The Ergosphere
Sunday, November 21, 2004
 

Where to go from here?

Foreword:  This piece is late for its purpose.  I began writing it in late August and had a first draft in the space of a few days, then I set it down for a 3-week hiatus.  When I came back to it I had great difficulty getting to the next stage of refinement, and it barely changed through the end of September and the whole month of October.

Ideally this piece should have been done no later than mid-October.  Energy issues are crucially important to the USA, and anything which might have injected some reality-based 1 discussion into the pre-election politics could not have done anything but good.  That opportunity is now gone, but I'm hoping it can still be of benefit.


We've 2 got a problem.  A BIG problem.  It's a problem as big as the biggest monster SUV, and as old as the Model T.  It's our dependence on oil.  Not only are the costs of oil depressing our economy 3 , the money we're paying is feeding a movement which is inimical to the United States and western civilization in general.  Even without that, we have still not fully dealt with the air pollution produced when the oil is consumed.

It's obvious to a great many people that we are already involved in a war.  Why not take the war beyond the spheres of military action and financial interdiction and attack the problem at its source, and (since You Cannot Do Just One Thing) a few others besides?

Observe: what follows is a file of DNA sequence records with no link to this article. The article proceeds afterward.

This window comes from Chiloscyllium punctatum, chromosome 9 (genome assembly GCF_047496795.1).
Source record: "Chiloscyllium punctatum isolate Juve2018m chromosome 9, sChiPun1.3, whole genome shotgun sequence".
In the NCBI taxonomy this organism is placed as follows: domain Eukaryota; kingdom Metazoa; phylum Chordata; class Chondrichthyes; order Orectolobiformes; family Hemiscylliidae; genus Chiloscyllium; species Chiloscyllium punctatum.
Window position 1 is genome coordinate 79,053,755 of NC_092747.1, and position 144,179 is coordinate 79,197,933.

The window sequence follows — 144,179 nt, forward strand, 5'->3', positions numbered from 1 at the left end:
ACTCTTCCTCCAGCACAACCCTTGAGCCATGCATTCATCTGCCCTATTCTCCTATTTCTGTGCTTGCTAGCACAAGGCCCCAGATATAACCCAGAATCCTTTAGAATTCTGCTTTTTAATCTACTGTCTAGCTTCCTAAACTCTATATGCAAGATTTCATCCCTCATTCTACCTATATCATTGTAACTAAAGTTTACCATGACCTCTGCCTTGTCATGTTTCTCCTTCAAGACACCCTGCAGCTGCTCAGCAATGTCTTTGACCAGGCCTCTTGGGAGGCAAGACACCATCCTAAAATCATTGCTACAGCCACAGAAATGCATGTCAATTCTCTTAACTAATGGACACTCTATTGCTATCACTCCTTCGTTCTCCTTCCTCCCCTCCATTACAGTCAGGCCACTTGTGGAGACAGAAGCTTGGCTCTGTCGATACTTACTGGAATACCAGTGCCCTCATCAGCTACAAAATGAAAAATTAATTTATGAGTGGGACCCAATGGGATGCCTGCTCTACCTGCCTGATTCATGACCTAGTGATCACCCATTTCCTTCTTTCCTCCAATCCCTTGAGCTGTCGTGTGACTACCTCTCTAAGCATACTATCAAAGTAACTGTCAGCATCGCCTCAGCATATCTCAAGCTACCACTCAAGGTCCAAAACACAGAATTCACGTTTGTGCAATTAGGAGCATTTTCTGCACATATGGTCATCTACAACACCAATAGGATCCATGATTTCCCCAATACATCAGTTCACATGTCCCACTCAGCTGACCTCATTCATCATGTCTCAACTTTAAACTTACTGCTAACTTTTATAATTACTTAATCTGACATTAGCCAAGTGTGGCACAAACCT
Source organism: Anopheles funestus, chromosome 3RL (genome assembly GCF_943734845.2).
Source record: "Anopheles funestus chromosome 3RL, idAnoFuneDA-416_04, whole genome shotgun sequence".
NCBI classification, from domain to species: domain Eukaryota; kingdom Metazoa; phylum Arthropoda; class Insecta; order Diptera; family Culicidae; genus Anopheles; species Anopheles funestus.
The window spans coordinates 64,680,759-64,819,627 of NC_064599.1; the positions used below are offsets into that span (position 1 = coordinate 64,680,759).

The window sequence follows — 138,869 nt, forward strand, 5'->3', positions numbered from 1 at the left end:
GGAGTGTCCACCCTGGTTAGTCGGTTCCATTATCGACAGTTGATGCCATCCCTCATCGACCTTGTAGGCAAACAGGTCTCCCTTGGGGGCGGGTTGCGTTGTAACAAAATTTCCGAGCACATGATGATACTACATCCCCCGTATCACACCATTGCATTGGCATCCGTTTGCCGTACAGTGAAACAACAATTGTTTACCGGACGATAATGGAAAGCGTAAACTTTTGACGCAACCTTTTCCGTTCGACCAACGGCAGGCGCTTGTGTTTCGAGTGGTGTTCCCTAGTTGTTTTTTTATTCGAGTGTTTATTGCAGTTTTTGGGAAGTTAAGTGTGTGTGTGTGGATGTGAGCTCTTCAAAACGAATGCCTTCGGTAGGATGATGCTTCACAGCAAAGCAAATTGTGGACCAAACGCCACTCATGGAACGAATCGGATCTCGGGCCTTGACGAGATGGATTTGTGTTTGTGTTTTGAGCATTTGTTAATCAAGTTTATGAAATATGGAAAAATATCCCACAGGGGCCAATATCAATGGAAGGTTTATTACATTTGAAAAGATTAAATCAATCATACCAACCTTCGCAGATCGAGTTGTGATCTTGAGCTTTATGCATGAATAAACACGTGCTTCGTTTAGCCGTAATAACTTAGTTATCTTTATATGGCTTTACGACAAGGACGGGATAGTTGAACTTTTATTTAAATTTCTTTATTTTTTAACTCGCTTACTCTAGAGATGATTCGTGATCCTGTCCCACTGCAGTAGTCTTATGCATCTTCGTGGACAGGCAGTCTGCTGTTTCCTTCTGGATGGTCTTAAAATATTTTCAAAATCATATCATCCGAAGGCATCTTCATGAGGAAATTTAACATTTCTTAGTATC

Specifying the problems and goals

Suppose that the US decided to take the following as national security issues: The goals:  Reduce the need for oil and gas to moderate prices and cut the influence of their price on our economy, reduce pollution and cut atmospheric CO2 contributions.  (Whether or not the last is necessary or even desirable is the subject of much debate, but the scientists are the most reliable guides we have and they don't seem to have changed their recommendations yet.)

Further suppose that the US went on a war footing with regard to these issues, devoting about $100 billion per year initially.  What would it buy, and how fast could we see change?

What have we got to work with?